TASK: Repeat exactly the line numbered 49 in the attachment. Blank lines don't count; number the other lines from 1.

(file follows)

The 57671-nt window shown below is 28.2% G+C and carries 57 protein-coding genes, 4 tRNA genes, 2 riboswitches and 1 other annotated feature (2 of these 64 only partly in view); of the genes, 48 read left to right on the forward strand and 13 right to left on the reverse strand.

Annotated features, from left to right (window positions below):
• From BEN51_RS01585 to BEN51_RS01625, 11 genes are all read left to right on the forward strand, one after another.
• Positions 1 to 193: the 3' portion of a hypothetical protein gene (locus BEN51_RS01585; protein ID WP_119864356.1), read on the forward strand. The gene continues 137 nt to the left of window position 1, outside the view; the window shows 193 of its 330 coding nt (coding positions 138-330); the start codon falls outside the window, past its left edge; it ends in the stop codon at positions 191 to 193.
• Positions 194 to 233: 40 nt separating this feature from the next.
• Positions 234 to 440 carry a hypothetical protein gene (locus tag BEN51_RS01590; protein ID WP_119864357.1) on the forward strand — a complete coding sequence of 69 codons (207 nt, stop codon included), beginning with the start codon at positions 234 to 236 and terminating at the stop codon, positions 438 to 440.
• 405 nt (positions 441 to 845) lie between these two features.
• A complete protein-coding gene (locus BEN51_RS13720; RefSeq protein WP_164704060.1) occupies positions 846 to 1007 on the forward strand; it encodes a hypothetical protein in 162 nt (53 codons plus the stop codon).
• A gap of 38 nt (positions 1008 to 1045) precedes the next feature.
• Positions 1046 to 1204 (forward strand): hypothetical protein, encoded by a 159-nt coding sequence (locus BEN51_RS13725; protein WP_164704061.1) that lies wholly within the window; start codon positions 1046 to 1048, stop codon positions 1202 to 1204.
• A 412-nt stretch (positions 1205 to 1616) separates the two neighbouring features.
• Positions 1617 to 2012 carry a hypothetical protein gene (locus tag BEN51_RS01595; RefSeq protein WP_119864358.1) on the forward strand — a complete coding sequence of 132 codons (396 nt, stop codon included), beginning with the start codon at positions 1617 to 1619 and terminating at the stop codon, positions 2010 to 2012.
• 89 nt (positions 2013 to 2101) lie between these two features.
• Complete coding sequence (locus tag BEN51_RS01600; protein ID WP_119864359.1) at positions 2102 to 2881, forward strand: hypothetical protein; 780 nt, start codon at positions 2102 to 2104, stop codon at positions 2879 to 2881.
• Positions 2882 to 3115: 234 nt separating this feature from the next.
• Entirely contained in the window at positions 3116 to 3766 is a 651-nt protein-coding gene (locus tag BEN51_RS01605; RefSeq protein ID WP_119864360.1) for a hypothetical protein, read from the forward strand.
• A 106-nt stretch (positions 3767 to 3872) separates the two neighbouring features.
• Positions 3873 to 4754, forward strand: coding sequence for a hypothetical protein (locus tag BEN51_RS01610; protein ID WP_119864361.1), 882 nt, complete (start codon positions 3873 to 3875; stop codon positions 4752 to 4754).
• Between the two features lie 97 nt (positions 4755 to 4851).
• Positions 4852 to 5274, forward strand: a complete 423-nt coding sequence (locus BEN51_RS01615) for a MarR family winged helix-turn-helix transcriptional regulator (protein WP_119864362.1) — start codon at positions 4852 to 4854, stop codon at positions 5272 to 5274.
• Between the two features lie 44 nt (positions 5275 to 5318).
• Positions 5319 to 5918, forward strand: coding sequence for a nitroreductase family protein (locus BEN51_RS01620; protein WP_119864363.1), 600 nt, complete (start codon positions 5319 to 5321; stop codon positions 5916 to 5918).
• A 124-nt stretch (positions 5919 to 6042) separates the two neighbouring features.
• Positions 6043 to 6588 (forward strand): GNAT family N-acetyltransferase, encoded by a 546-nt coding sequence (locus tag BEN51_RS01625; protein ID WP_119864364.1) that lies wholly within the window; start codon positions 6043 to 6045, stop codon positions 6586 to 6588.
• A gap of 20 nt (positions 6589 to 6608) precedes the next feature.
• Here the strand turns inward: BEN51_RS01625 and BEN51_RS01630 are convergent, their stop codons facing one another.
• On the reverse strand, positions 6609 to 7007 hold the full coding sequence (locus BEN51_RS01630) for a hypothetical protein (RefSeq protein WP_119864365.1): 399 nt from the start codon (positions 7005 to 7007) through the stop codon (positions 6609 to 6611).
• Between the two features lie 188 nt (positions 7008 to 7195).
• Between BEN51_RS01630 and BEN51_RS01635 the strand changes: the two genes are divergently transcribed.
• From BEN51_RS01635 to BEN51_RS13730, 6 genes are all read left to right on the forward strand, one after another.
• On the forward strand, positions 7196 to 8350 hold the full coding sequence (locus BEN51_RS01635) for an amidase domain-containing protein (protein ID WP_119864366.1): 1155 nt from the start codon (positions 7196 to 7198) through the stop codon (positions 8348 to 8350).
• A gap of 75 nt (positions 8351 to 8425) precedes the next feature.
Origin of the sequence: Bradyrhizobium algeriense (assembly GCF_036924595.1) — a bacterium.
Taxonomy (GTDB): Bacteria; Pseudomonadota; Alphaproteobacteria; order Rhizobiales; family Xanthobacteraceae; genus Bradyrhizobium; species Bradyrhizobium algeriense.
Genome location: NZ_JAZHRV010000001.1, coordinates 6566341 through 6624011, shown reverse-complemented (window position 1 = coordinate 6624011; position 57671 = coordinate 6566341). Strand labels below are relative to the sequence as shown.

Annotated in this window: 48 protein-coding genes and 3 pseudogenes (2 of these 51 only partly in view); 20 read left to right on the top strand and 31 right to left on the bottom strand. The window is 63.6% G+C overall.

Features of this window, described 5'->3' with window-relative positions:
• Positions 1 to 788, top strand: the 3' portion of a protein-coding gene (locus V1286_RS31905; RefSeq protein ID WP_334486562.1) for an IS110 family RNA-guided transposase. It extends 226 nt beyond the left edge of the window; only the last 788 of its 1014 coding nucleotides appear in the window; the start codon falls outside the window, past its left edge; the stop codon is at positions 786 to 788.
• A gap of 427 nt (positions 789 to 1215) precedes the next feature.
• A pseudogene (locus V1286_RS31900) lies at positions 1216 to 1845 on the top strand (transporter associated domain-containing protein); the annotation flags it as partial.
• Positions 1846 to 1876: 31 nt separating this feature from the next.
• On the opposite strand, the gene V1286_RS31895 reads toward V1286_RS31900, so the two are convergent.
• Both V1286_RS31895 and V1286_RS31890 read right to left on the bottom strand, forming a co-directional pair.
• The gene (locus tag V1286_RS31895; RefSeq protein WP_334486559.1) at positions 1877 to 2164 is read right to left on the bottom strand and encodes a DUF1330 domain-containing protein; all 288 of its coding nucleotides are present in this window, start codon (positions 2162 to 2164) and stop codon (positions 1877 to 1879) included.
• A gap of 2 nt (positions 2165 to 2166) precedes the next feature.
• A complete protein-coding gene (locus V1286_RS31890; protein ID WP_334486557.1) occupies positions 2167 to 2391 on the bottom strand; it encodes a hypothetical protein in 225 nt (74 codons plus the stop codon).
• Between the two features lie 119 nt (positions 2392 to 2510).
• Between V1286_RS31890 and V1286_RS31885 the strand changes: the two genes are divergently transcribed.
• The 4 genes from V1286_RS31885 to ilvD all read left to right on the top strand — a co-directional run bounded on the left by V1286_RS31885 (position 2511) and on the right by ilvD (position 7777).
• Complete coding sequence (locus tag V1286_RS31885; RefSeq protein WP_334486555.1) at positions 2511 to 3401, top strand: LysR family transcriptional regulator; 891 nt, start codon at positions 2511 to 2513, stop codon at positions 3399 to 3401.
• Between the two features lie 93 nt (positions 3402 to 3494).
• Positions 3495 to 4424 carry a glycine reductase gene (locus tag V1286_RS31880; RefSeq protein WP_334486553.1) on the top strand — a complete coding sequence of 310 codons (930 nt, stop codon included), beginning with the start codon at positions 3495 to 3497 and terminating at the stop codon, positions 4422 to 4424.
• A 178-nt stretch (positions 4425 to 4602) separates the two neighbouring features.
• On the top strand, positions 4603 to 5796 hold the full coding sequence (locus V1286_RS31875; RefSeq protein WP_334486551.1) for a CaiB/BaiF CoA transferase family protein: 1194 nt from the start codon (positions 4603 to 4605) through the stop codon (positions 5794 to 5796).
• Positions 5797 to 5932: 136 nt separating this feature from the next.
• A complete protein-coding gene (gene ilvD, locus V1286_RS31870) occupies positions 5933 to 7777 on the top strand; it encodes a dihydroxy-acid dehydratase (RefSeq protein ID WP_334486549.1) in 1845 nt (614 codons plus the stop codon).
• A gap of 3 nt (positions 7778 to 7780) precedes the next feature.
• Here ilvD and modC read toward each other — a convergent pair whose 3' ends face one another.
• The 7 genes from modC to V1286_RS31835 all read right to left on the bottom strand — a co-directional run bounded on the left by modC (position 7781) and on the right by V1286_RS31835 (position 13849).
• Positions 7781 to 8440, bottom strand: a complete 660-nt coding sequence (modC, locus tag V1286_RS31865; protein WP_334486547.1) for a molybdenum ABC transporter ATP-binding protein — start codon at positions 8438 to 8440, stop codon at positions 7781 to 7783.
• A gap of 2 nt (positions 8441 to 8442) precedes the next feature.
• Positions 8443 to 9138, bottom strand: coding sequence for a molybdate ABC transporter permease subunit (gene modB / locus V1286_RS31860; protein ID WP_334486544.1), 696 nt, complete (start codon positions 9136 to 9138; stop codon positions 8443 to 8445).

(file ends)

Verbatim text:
• The 4 genes from V1286_RS31885 to ilvD all read left to right on the top strand — a co-directional run bounded on the left by V1286_RS31885 (position 2511) and on the right by ilvD (position 7777).